power of disposition over the property included in the donatio.

The opinions of modern jurists are much divided as to the notions, purpose, and law of the donatio propter nuptias. The term donatio propter nuptias is used by Bracton (ii. c. 39) ; and the law, as there stated, is apparently formed upon a Roman original.

(Cod. 5. tit. 3 ; Nov. 22. c. 20; 97. c. 1, 2 ; 98. c. 1, 2; Mackeldey, Lelivbuch, &c. §528, 12th ed.; Thibaut, System, &c. § 742, 9th ed. ; Orto­ lan, Explication Historique des Institute, &c., vol. i. p. 479.) [G. L.J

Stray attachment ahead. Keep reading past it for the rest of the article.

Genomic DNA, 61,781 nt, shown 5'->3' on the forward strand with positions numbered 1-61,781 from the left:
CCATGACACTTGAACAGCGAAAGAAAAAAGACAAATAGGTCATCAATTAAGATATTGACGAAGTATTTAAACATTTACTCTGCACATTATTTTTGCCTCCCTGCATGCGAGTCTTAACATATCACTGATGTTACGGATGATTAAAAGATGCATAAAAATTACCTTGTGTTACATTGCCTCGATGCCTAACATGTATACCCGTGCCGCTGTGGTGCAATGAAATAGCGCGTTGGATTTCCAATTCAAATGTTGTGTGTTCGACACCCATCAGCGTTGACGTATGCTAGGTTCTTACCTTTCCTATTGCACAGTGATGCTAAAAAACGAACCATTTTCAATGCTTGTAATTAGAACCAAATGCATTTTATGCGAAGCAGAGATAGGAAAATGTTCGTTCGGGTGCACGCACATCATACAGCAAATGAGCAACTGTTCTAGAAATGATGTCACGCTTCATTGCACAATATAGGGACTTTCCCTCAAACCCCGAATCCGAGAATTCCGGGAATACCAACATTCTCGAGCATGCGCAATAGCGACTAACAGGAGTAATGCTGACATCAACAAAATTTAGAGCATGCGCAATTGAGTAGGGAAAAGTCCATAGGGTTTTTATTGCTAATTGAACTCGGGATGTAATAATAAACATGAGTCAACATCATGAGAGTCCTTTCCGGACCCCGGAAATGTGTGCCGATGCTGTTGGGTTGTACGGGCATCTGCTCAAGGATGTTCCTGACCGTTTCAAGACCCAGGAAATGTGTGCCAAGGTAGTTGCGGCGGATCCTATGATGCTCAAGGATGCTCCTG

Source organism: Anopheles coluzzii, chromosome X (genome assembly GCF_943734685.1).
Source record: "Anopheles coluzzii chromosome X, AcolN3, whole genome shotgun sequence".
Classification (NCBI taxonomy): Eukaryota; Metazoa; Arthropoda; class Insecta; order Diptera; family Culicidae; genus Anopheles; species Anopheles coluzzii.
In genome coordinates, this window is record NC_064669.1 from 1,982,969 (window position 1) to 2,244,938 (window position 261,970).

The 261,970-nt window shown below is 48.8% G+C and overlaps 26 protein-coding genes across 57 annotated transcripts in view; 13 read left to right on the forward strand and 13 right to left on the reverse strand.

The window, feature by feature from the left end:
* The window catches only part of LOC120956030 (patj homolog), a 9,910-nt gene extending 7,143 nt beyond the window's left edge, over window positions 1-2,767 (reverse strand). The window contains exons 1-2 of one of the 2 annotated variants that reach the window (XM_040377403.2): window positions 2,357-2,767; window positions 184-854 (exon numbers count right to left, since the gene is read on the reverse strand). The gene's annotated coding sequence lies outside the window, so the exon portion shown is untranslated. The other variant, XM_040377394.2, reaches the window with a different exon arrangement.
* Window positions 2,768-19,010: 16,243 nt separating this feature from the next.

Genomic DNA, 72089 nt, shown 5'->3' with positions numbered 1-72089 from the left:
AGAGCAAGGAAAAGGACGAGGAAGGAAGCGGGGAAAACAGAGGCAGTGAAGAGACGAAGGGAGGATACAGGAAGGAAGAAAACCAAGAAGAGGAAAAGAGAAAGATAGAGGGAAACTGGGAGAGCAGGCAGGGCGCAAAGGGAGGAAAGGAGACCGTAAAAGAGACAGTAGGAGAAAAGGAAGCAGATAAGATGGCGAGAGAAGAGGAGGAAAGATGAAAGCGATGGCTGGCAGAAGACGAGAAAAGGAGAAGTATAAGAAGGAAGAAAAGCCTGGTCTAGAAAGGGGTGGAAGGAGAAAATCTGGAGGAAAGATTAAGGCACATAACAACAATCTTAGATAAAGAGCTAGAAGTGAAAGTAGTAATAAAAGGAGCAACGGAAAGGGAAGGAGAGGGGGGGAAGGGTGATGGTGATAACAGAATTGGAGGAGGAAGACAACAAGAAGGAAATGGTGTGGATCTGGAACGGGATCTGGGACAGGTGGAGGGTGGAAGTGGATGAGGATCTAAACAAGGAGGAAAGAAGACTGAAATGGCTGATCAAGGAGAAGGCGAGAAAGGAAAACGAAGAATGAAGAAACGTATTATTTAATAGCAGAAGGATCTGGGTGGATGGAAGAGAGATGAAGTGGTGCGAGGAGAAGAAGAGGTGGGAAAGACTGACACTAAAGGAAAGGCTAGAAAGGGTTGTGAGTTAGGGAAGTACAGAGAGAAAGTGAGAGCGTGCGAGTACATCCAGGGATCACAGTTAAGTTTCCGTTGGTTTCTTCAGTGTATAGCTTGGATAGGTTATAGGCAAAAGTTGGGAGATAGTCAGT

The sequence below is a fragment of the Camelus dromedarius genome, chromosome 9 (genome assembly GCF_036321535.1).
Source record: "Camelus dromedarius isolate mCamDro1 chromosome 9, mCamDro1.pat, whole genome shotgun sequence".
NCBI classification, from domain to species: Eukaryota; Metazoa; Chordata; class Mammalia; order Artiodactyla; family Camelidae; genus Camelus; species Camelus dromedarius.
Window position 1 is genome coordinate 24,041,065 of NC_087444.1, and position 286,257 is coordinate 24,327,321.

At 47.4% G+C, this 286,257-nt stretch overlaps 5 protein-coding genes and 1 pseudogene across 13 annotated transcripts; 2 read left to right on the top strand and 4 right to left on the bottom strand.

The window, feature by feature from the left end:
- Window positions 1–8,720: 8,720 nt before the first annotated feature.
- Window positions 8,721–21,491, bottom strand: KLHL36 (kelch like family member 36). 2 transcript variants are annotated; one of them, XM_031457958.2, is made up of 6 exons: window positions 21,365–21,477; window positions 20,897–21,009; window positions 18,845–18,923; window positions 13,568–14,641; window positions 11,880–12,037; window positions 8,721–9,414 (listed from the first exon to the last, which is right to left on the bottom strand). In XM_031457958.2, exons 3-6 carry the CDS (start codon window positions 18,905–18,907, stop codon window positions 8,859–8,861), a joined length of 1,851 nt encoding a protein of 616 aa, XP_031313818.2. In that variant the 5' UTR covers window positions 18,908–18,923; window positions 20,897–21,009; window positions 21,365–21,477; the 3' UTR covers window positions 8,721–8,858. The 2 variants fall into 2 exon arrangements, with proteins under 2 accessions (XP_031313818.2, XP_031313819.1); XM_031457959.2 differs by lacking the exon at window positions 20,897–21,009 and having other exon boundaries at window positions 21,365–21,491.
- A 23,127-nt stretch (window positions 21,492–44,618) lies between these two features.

DONATIONES INTER VIRUM ET UXO'REM. During marriage neither husband nor wife could, as a general rule, make a gift of anything to one another. The reason for this rule was said to be the preservation of the marriage relation in its purity, as an agreement subsisting by affection, and not maintained by purchase or by gift from one party to the other. Donationes of this kind were, however, valid when there were certain considerations, as mortis causa, divortii causa, servi manumittendi gratia. By certain im­ perial constitutions, a woman could make gifts to her husband in order to. qualify him for certain honours. This was a gift " ad processus viri" (Dig. 24. tit. 1. s. 41 ; Juv. Sat. i. 39 ; and the note of Heinrich,). The wife had the means of doing this, because when there was- no eonventio in manum (Gains,, if, 98), a wife retained all her rights of property which she did not surrender on her marriage [Dos],, and she might during the marriage hold property quite distinct from her husband.. It was a consequence of this rule as to gifts between husband and wife, that every legal form by which the gift was affected to be transferred, as mancipatio, cessio, and traditio, conveyed no ownership ; stipulationes were not binding, and acceptilationes were no release.. A difficulty might remain, as to usucapion ; but the law provided for this also. If a woman received from a. third per­ son the property of her husband, and; neither the third person nor she nor her husband, knew that it was the' husband's, property.,, she- might acquire the ownership by usucapion. If; both the-giver and the husband knew at the time of the gift that it was the husband's property,, and. the wife did not know, it mjghib alfeg, heeome- Her property by usucapion ; buft n.ofcif ;sh'e knew, for in that casS the bona fides wh&lkwas essential to the commence­ ment of possession^ was wanting. Ifa. before the ownership was acquire^b^.iisu.capion, the husband and wife discovered that it-was the husband's, though the husband didi not. choose to claim it, there was no usucapion ;, for this would have been a mere evasion of the law.. If, before the.owner­ ship was acquired by usucapipn, the. wife, alone discovered that it was the husband's property, this would not destroy her right to, acquire the pro­ perty by usucapion. This, at least, is Savigny's ingenious explanation of the passage in Digest 24. tit. 1. s. 44. The strictness, of the law as to these donations was relaxed in thatfianeof ^eptiinius Severus, and they were made valjicl if the donor died first, and did not revoke his gift before eleath. There were also some exceptions as \o the, general rule, (Dig. 24. tit. 1 ; Cod. 5, tit I(> ; Savigny, Zetyselmft, &c. i. p. 270 ; Mac^eldey, £ehrbucht &c. §5.31, 12th ed.) "" [G. L.]